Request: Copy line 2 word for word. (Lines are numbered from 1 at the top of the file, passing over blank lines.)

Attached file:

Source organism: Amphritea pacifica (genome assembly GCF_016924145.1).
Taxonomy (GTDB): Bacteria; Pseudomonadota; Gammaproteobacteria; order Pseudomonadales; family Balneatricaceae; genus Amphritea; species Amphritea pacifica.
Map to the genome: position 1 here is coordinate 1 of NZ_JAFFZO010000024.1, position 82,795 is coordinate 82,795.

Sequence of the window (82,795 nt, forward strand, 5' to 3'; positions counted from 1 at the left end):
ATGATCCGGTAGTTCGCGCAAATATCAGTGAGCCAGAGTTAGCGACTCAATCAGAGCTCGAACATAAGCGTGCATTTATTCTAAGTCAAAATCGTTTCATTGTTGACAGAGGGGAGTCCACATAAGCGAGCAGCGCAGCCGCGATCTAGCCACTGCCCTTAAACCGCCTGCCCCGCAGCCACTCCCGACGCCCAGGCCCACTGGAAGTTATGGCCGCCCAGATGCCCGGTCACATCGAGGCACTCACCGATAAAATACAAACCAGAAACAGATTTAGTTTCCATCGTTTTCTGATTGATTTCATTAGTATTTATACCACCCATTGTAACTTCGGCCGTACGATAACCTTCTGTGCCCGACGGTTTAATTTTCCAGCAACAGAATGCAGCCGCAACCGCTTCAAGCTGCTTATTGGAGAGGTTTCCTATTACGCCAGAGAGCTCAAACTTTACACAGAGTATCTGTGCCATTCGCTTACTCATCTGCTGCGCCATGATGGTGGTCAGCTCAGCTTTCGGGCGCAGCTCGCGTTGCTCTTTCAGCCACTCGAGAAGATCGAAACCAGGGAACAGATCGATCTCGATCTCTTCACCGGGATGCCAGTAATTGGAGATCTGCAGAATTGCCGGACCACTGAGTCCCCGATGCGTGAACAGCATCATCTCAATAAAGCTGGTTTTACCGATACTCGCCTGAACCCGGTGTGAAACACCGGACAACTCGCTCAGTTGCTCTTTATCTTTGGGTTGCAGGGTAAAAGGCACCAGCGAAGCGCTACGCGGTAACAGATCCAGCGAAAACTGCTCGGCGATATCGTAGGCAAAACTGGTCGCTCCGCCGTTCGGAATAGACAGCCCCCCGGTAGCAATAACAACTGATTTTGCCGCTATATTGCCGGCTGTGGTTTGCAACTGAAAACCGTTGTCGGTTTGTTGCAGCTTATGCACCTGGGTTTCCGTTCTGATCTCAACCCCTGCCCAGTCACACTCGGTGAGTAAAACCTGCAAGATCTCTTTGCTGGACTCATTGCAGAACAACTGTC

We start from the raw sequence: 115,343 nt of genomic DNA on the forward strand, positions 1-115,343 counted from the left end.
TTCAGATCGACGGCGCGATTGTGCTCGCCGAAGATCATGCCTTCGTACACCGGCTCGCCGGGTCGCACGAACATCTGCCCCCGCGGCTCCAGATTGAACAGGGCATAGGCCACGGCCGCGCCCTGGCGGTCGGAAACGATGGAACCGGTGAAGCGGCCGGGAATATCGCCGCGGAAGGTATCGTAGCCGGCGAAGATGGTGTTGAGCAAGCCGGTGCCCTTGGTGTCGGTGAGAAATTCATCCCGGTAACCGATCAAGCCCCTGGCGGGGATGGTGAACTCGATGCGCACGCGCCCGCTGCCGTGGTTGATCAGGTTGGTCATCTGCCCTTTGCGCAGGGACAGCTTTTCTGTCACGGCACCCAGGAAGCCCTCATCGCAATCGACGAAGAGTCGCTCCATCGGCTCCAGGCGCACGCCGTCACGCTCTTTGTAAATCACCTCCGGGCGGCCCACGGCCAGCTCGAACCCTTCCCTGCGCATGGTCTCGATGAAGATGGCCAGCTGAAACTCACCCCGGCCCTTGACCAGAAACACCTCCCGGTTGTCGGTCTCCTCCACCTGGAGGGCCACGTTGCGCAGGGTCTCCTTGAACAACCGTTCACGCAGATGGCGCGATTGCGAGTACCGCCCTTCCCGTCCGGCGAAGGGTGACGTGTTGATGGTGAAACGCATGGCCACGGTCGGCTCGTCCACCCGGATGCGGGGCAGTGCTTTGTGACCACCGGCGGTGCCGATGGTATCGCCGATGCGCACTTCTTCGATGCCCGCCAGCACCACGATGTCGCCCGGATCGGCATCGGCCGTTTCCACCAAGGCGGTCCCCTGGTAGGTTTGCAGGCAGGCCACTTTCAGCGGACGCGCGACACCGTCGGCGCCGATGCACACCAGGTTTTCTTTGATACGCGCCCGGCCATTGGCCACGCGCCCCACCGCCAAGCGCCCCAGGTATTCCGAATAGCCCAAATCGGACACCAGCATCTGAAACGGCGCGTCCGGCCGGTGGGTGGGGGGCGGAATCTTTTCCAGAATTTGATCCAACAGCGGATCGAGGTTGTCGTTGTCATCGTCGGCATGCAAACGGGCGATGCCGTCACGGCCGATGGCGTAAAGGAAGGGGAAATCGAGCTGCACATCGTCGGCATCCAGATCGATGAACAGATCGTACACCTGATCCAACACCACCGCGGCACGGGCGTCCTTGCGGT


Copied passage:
Taxonomy (GTDB): Bacteria; Pseudomonadota; Gammaproteobacteria; order Pseudomonadales; family Balneatricaceae; genus Amphritea; species Amphritea pacifica.